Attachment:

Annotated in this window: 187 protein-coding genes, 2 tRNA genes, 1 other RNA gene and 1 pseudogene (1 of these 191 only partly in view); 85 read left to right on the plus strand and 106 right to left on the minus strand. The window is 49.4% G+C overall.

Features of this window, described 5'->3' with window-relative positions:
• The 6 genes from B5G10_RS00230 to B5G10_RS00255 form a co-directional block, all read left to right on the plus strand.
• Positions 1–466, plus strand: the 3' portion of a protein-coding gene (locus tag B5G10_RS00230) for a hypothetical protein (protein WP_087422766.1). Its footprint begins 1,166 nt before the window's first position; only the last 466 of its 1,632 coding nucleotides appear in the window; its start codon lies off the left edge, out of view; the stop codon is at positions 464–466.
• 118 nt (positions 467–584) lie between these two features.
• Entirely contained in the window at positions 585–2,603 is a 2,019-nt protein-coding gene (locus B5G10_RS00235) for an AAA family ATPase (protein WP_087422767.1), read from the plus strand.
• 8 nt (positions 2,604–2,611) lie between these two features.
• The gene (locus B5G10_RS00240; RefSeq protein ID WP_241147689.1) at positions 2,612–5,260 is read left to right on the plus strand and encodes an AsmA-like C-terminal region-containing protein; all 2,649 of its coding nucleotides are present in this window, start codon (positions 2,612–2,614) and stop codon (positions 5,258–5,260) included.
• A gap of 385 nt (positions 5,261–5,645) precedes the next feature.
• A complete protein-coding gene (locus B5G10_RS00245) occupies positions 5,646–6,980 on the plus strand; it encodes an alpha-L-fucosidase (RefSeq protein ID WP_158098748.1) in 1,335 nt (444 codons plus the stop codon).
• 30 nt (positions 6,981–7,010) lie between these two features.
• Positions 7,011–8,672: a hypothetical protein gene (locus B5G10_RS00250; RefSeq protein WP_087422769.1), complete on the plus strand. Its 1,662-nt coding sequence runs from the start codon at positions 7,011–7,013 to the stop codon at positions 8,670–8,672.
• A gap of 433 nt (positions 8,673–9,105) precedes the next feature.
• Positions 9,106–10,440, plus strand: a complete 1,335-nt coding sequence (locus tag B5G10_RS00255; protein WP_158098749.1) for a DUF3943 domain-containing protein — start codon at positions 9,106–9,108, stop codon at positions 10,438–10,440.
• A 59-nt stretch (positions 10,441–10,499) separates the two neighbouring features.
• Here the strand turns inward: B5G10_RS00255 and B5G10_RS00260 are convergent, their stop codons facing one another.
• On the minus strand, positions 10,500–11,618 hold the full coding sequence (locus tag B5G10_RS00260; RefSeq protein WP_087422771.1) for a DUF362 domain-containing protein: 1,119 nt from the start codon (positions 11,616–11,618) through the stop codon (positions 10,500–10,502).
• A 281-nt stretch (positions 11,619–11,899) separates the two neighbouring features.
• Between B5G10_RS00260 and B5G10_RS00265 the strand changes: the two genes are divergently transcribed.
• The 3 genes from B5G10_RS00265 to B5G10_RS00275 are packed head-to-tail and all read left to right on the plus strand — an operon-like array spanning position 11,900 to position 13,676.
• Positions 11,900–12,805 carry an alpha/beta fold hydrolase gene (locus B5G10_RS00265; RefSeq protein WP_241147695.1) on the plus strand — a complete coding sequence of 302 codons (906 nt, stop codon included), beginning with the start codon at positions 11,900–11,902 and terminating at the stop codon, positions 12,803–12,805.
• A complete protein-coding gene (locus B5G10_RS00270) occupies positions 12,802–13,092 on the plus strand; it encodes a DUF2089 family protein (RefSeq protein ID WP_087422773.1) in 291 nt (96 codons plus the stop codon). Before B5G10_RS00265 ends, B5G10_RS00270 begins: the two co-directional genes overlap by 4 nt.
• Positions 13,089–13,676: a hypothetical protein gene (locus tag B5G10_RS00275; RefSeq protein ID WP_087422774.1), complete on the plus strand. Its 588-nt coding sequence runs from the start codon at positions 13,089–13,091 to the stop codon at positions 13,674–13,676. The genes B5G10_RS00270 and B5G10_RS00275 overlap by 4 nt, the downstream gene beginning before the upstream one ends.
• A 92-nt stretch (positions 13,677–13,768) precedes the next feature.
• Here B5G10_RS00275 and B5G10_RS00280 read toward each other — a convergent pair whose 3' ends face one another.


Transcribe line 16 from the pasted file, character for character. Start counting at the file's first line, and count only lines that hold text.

• Here the strand turns inward: B5G10_RS00255 and B5G10_RS00260 are convergent, their stop codons facing one another.